A Standardized curriculum in the education system may meet the expectations of teachers, politicians, and communities while reporting data on the country’s performance at the different spectrums of literacy. However, in reality amidst this, the need of diverse types of learners get ignored alongside. It is quite unfortunate to be bound by a system that measures a student’s future success based on their performance on standardized tests. This closed approach, thus, ignores to accommodate a process of learning that can nurture the natural ability and skills of the young learners, to thrive beyond getting high scores in subjects. Moreover, the teachers and the administrations are often pressurized to complete the content on time to meet the standards which discourage deep and meaningful understanding of materials by students resulting in demotivated learners Experiential and service learning opportunities could increase the chances of student engagement. Besides, failures and mistakes through these experiences should not be approached negatively instead be shown as a platform to learn and grow. Thus, the learners can realize the practical implications of education through an active partnership with communities and policymakers, formed with the help of hands-on learning, apprenticeship and outreach programs.
“The function of education is to teach one to think intensively and to think critically. Intelligence plus character – that is the goal of true education”
-Martin Luther King, Jr.
Assessing the Advisor: What are Teachers being Taught?
Personal and professional characteristics of a teacher can contribute largely to a student’s’ success and learning. But the aspect of effective assessment to measure a teacher’s performance focused on skillful teaching strategies, enthusiasm in teaching, pedagogical knowledge, verbal ability and certification status are often neglected in a majority of schools and colleges. The effectiveness of curriculum on learning also has to be measured to assess the impact of learning not only through exams and tests but also through subjective methods such as observation, reflection, and discussion with guardians. Assessment, when done effectively, can guide the instructors to become dynamic change makers, administrators and policymakers by identifying what works, what doesn’t and how to improve.
A Promotion Culture
Despite, recognizing the vital role of teachers in the early learning period of our lives very little appreciation is given to the primary and secondary school teachers by the society. Most administrators and policymakers have failed to develop a reward and motivation system to cultivate and support highly qualified teachers who are the cornerstone of building a nation. This indifference and lack of recognition often result in demotivating the instructors from giving their best to build active learners.
Well-defined scopes in promotions, and continuous educational learning and training programs can ensure opportunities for advancement in the teaching profession and help recognize teaching as a high-status profession in the society.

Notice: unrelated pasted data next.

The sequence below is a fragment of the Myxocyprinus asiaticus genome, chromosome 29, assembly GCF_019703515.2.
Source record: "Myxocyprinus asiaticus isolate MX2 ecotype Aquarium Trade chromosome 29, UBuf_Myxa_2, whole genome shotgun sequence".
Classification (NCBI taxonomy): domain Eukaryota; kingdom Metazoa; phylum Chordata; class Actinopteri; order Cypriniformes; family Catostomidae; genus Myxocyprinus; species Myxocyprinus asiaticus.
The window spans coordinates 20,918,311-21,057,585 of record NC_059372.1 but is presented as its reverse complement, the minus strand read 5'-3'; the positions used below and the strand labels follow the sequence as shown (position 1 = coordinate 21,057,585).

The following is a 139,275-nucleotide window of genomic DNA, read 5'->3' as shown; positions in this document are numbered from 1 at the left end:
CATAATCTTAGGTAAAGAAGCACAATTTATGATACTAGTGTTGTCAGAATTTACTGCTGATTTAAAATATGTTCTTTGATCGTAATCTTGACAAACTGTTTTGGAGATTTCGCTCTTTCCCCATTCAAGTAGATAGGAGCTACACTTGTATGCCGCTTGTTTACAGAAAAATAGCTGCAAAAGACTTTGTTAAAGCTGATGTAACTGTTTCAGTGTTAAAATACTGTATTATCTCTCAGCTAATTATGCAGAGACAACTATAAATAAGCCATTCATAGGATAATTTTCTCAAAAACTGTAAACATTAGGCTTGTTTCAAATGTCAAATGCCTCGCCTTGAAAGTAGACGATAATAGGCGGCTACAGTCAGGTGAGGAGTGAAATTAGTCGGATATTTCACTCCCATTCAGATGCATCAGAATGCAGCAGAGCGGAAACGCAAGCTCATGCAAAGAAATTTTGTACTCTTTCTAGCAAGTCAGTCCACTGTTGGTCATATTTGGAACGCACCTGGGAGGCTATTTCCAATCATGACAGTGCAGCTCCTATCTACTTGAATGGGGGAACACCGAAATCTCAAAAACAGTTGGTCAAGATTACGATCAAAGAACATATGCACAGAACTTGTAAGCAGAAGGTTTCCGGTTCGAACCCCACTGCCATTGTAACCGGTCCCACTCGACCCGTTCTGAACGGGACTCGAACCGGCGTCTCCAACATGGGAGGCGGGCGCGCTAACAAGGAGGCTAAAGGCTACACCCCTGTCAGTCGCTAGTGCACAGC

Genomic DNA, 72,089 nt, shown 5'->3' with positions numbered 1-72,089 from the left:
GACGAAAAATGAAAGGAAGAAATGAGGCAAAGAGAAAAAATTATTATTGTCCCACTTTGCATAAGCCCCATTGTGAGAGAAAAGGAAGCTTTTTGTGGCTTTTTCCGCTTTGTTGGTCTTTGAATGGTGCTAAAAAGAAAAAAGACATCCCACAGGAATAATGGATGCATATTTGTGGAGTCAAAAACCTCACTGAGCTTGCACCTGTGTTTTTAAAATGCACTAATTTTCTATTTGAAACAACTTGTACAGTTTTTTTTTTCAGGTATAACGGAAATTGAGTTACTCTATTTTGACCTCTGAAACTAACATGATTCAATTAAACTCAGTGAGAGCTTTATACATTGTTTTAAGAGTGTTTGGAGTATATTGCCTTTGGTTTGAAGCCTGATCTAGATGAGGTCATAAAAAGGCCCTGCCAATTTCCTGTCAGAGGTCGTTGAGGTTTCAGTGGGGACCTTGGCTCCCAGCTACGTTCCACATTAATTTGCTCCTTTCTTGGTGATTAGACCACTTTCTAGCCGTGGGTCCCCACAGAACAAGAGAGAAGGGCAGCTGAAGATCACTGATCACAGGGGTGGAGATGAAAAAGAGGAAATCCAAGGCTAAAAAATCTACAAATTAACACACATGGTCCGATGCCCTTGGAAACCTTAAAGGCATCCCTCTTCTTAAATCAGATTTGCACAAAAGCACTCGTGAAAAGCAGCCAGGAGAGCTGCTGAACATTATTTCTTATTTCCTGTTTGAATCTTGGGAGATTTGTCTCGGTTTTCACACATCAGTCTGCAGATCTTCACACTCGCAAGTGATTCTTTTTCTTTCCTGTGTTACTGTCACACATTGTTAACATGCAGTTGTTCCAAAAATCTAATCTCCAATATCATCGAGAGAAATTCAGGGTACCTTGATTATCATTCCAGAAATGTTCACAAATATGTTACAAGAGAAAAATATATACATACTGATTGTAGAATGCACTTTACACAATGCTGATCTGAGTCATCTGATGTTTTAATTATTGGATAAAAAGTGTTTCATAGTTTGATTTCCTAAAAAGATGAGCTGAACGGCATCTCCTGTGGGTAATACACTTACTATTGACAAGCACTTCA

“Real education should educate us out of self into something far finer – into a selflessness which links us with all humanity.”
The Gravitas of a Guardian
Lack of parenting skills often leads to over-scheduling children. The inadequate involvement of the parents in children’s life regarding every spectrum of activities from academics to non-academics makes them emotionally detached and burdens them with unrealistic expectations and stress which negatively affects their social, emotional and intellectual development.
Research shows that parent involvement significantly contributes to children’s academic success. One-on-one time at parent-teacher conferences can help parents to team up with the teachers to expand learning concepts at home. Parents can also help to build motivated learners by taking children to libraries, museums, parks and having an active discussion at home on global and national issues.
Absence of a Balanced Curriculum
Learning should be part of a child’s everyday experience beyond textbooks and classroom instructions. Robert Putnam strongly advocated for extra-curricular activities to be a part of a broader curriculum to diffuse “soft skills’ such as teamwork, self-discipline, leadership, work habits and sense of civic engagement amongst children. But the scenario of kids and youth participating in extracurricular activities in schools seems a little bleak nowadays. Initiatives should be undertaken through public and private support to build a balanced curriculum where students can explore their skills, interest, and abilities.
Education for the Emerging Generation
The development of our nation lies on how we educate our future generation by designing a human-centric curriculum that can solve the ills of our world by building innovative and imaginative thinkers. It is high time we collectively join forces to rejuvenate the system of learning and build global citizens who can thrive intellectually, physically and socially by responding to their unique skills and potential. Echoing to one of Rumi’s quotes which stated, “Let the beauty of what you love to be what you do” – let us all allow our children to participate actively and grow up being engaged citizens by doing what they love and enjoy.
*Photograph from Asian Development Bank